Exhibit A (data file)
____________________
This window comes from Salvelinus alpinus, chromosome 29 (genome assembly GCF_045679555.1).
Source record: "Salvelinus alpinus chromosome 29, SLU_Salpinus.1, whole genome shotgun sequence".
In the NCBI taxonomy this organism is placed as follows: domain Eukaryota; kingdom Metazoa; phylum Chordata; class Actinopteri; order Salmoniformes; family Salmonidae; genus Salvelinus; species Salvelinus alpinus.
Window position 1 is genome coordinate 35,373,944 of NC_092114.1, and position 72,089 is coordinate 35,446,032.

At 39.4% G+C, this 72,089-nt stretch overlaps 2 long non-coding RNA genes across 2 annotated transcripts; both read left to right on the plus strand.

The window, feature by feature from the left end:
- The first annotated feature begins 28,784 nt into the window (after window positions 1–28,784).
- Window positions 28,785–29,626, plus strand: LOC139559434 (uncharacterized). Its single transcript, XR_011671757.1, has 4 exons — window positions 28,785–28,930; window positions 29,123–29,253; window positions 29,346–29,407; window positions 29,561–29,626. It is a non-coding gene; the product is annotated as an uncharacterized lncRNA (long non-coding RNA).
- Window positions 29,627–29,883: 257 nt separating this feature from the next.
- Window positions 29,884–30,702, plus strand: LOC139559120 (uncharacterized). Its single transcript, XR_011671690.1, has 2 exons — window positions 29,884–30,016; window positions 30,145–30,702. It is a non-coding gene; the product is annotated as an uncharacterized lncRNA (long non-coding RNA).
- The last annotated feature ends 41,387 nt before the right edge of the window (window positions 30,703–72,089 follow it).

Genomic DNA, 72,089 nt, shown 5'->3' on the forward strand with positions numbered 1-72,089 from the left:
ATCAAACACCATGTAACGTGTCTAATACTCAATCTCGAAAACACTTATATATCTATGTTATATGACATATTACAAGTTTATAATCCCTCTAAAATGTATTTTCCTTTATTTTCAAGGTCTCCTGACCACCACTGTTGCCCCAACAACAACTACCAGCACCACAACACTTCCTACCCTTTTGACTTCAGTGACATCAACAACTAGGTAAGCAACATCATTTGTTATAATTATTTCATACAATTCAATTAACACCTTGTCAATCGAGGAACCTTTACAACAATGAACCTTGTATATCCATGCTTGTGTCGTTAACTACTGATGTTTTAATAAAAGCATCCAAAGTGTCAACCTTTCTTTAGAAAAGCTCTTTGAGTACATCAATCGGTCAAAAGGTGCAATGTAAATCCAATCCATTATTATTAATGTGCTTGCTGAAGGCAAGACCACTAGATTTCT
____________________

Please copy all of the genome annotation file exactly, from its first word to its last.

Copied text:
This window comes from Salvelinus alpinus, chromosome 29 (genome assembly GCF_045679555.1).
Source record: "Salvelinus alpinus chromosome 29, SLU_Salpinus.1, whole genome shotgun sequence".
In the NCBI taxonomy this organism is placed as follows: domain Eukaryota; kingdom Metazoa; phylum Chordata; class Actinopteri; order Salmoniformes; family Salmonidae; genus Salvelinus; species Salvelinus alpinus.
Window position 1 is genome coordinate 35,373,944 of NC_092114.1, and position 72,089 is coordinate 35,446,032.

At 39.4% G+C, this 72,089-nt stretch overlaps 2 long non-coding RNA genes across 2 annotated transcripts; both read left to right on the plus strand.

The window, feature by feature from the left end:
- The first annotated feature begins 28,784 nt into the window (after window positions 1–28,784).
- Window positions 28,785–29,626, plus strand: LOC139559434 (uncharacterized). Its single transcript, XR_011671757.1, has 4 exons — window positions 28,785–28,930; window positions 29,123–29,253; window positions 29,346–29,407; window positions 29,561–29,626. It is a non-coding gene; the product is annotated as an uncharacterized lncRNA (long non-coding RNA).
- Window positions 29,627–29,883: 257 nt separating this feature from the next.
- Window positions 29,884–30,702, plus strand: LOC139559120 (uncharacterized). Its single transcript, XR_011671690.1, has 2 exons — window positions 29,884–30,016; window positions 30,145–30,702. It is a non-coding gene; the product is annotated as an uncharacterized lncRNA (long non-coding RNA).
- The last annotated feature ends 41,387 nt before the right edge of the window (window positions 30,703–72,089 follow it).

Genomic DNA, 72,089 nt, shown 5'->3' on the forward strand with positions numbered 1-72,089 from the left:
ATCAAACACCATGTAACGTGTCTAATACTCAATCTCGAAAACACTTATATATCTATGTTATATGACATATTACAAGTTTATAATCCCTCTAAAATGTATTTTCCTTTATTTTCAAGGTCTCCTGACCACCACTGTTGCCCCAACAACAACTACCAGCACCACAACACTTCCTACCCTTTTGACTTCAGTGACATCAACAACTAGGTAAGCAACATCATTTGTTATAATTATTTCATACAATTCAATTAACACCTTGTCAATCGAGGAACCTTTACAACAATGAACCTTGTATATCCATGCTTGTGTCGTTAACTACTGATGTTTTAATAAAAGCATCCAAAGTGTCAACCTTTCTTTAGAAAAGCTCTTTGAGTACATCAATCGGTCAAAAGGTGCAATGTAAATCCAATCCATTATTATTAATGTGCTTGCTGAAGGCAAGACCACTAGATTTCT